Francis H.C. Crick, 88, Dies; DNA Discovery Altered Science
By Patricia Sullivan
Washington Post Staff Writer
Friday, July 30, 2004; Page A01
Francis H.C. Crick, 88, co-discoverer of one of the most important scientific findings of the 20th century, the recognition of the double helix structure of DNA as the blueprint of life, died Wednesday at San Diego's Thornton Hospital. He had colon cancer.
Crick's powerful intellect and willingness to cross the boundaries of scientific disciplines led him and colleague James D. Watson to understand the "twisted ladder" structure of deoxyribonucleic acid, or DNA, which carries information about heredity. What they learned was that each strand of the double helix could become a template for copying an organism's genes, and that replication is the way that every living cell has been created.
After that discovery in 1953, scientific understanding leapfrogged previously insurmountable barriers, ultimately giving birth to the $30 billion-a-year biotechnology industry. Scientists also placed human genes in bacteria to create new drugs and vaccines. They manipulated plant genes to resist disease, used bits of stray DNA to identify criminals, and improved couples' chances of having babies. The discovery helped scientists understand how humans inherit traits and how that system of inheritance further explains evolution.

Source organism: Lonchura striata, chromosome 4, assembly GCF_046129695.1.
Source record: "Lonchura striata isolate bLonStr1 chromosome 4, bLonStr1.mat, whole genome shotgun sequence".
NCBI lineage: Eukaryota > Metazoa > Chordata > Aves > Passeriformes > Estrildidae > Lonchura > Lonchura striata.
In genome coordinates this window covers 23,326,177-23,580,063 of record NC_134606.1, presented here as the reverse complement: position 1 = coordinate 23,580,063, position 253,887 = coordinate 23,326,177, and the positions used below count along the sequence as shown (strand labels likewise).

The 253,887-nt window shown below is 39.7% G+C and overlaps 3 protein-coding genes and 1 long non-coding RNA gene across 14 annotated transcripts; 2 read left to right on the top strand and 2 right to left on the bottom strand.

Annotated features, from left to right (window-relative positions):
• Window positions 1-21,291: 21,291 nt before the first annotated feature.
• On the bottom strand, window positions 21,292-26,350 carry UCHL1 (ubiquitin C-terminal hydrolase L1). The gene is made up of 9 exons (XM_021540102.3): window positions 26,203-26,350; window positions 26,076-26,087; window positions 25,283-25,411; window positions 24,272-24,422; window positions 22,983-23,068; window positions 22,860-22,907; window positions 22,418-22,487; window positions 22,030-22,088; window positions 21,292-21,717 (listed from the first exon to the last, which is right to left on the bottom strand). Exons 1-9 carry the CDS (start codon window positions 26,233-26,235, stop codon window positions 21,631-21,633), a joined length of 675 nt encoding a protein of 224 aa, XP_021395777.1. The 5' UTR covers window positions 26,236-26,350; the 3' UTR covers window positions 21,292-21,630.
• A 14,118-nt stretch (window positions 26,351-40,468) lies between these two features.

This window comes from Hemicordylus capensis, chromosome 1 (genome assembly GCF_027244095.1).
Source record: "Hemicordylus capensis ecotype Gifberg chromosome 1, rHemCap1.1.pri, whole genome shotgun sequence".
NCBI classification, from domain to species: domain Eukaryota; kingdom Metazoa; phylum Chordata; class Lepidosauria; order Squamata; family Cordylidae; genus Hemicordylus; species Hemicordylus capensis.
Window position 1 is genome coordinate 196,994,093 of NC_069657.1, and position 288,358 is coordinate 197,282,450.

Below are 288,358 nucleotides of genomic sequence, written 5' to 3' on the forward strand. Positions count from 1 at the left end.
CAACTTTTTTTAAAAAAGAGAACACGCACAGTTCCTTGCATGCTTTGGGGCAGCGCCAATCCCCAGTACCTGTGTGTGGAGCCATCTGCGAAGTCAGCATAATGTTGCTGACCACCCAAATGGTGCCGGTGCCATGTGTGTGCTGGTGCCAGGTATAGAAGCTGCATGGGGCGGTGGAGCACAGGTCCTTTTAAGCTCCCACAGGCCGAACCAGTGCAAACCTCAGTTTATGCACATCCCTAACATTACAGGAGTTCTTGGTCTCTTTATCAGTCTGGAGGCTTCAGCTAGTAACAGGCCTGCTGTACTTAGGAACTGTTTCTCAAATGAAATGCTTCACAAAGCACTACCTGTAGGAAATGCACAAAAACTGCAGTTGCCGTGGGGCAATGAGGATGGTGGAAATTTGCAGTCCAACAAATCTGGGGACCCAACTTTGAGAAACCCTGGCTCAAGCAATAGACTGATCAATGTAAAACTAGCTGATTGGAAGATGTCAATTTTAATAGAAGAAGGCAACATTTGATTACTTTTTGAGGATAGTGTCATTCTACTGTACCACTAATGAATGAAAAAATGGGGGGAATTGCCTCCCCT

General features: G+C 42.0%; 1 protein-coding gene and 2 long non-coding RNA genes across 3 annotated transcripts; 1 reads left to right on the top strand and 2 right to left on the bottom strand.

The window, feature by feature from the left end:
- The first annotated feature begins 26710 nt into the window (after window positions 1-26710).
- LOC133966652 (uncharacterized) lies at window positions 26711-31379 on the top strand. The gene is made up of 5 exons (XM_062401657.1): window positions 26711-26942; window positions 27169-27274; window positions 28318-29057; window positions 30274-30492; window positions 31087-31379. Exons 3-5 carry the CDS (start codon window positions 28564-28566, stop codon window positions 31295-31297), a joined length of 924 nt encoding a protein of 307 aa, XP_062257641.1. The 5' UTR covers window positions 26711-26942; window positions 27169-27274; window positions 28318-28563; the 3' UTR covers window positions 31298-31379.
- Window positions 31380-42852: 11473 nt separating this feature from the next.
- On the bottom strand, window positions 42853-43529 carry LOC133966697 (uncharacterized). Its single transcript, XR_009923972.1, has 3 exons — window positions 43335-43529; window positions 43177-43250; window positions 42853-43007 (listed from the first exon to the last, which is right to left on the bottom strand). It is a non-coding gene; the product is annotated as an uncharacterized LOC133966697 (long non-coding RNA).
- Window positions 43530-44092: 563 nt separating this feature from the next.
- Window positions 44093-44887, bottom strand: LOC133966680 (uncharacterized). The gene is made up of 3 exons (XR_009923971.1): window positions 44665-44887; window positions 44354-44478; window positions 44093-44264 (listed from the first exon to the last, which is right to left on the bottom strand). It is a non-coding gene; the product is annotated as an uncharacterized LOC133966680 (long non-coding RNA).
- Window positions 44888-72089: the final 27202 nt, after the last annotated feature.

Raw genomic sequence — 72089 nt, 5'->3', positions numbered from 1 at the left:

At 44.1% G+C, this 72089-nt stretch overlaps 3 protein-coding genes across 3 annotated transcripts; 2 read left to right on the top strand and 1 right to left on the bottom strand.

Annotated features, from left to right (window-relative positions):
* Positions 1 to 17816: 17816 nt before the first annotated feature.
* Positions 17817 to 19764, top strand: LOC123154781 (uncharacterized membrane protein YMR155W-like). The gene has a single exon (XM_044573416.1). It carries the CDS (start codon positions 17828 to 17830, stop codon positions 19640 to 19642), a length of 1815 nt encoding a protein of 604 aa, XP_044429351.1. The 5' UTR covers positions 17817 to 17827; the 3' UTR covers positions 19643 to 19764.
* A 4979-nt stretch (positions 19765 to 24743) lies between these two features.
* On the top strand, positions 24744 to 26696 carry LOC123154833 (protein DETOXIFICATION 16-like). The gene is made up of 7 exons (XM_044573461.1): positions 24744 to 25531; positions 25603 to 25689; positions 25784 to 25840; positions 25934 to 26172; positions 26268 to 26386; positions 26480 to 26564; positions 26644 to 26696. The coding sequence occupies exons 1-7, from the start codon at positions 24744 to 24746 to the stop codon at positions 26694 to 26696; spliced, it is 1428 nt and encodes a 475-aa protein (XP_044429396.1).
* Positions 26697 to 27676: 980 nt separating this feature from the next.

Crick's work with Watson on the double helix structure, and his subsequent work firming up the foundations of molecular biology, made him a seminal scientific figure.
"He is a giant," said Francis Collins, director of the National Human Genome Research Institute, at the National Institutes of Health. "It's fair to say Francis Crick defined the discipline of theoretical biology, and so far no other practitioners of that art have come up to that standard."
Richard A. Murphy, president and chief executive of the Salk Institute, Crick's research base for the past 28 years, said, "Francis Crick will be remembered as one of the most brilliant and influential scientists of all time."
Stanford University scientist Paul Berg, who won the Nobel Prize in chemistry in 1980 for his genetic engineering work, said in a statement to the Associated Press, "It's almost too difficult to pay him high enough tribute for what he contributed." The news of the double helix discovery was published May 23, 1953, in the British journal Nature, but it was several weeks before the world noticed. Perhaps it was because Crick and Watson so simply understated the conclusion: "It has not escaped our notice that the specific pairing we have postulated immediately suggests a possible copying mechanism for the genetic material."
However circumspect he was in print, the British-born Crick was more certain in person. Watson wrote in his 1968 book, "The Double Helix," that Crick walked into the dingy English pub where they habitually lunched and loudly announced that they had found the secret to life. Crick's wife, Odile Speed, said he made the same announcement to her, but she disregarded it because he was always coming home and saying things like that.